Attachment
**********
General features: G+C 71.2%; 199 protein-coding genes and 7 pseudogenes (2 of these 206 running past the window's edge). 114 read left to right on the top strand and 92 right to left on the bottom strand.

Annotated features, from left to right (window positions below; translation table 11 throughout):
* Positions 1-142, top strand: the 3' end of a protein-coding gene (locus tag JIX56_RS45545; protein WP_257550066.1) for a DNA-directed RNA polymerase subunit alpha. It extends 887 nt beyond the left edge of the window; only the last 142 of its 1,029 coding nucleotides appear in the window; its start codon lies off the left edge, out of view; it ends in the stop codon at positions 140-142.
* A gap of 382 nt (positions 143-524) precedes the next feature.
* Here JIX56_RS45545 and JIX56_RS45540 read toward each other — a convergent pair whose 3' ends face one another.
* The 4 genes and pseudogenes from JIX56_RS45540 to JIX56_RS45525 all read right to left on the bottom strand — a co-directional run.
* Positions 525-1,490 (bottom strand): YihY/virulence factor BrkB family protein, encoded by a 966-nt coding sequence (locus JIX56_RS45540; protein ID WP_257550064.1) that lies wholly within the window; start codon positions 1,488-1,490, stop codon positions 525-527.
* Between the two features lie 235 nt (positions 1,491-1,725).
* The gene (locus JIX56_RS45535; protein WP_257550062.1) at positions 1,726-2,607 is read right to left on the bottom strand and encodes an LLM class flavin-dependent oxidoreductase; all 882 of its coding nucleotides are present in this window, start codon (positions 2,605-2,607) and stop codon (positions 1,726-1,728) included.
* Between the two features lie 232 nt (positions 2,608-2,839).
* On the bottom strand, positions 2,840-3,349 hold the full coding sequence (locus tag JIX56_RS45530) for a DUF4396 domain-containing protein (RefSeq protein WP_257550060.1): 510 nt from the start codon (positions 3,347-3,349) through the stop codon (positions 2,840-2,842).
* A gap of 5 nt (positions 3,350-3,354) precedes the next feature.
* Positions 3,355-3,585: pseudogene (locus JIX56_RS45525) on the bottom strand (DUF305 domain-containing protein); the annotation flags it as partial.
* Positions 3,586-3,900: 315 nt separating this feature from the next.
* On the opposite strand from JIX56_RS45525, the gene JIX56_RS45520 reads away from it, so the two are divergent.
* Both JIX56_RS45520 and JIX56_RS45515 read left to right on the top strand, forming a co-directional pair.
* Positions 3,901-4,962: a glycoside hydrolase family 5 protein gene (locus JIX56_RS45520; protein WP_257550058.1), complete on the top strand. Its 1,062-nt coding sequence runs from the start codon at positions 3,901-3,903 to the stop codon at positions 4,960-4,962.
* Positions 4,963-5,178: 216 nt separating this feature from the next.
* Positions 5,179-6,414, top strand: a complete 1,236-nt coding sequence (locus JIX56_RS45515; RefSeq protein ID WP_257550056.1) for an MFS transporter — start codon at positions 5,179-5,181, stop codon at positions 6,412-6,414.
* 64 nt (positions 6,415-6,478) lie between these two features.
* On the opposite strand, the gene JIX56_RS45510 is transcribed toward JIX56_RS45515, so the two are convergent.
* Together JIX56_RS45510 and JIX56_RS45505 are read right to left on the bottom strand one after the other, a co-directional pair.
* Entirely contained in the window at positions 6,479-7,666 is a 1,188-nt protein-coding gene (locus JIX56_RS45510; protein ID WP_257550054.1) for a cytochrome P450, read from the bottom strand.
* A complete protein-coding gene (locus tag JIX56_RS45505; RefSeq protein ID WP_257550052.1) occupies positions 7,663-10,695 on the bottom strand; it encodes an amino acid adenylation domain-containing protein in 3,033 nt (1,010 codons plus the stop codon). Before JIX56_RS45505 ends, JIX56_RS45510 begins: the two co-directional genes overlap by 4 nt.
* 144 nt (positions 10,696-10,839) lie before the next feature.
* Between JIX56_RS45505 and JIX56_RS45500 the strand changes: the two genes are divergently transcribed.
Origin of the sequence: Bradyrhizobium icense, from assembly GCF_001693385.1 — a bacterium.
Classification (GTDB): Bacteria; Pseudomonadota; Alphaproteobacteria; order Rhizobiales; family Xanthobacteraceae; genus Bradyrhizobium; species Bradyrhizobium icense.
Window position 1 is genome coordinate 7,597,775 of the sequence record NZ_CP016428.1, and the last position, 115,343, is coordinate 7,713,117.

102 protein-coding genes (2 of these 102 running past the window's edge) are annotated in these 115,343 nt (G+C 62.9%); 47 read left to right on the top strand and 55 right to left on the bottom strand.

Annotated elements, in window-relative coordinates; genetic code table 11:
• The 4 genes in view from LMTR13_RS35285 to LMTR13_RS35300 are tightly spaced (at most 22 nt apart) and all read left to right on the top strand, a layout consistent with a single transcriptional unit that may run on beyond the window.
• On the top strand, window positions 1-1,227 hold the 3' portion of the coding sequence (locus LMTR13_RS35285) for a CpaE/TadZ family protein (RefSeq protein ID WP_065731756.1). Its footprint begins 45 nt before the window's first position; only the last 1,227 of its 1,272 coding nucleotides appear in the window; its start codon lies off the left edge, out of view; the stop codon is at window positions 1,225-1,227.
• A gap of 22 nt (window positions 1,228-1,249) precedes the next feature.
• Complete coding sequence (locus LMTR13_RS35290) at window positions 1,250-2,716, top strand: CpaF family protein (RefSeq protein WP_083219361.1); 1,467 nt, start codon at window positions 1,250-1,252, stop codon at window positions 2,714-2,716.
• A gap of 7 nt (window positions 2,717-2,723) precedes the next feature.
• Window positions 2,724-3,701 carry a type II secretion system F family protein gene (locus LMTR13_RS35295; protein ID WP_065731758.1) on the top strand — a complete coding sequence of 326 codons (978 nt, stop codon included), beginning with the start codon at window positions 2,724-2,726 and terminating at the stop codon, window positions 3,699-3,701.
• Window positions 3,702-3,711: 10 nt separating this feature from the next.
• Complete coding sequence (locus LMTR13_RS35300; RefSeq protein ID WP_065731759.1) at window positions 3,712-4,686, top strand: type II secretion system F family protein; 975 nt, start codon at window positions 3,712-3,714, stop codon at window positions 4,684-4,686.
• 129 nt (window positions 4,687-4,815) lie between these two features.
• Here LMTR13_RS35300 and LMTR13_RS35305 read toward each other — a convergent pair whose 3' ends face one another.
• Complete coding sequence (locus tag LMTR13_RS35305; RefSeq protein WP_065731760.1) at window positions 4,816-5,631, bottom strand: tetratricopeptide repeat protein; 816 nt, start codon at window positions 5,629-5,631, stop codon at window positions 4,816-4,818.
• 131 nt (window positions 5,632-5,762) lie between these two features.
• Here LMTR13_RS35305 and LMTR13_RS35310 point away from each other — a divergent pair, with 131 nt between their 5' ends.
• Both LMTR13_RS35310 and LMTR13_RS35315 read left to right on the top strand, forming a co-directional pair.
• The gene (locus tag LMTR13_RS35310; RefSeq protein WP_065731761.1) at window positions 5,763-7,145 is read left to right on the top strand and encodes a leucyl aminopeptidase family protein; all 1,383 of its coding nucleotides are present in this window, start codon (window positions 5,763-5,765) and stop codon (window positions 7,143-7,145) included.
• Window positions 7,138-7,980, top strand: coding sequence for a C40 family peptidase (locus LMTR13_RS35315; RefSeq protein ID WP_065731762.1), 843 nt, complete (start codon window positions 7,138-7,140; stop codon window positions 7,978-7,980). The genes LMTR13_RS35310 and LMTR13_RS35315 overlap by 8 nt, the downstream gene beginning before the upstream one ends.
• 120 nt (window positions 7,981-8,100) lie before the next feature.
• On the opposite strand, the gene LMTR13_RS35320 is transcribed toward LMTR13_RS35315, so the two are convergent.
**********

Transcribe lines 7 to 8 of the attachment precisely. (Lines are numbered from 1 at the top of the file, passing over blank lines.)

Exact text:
* Positions 525-1,490 (bottom strand): YihY/virulence factor BrkB family protein, encoded by a 966-nt coding sequence (locus JIX56_RS45540; protein ID WP_257550064.1) that lies wholly within the window; start codon positions 1,488-1,490, stop codon positions 525-527.
* Between the two features lie 235 nt (positions 1,491-1,725).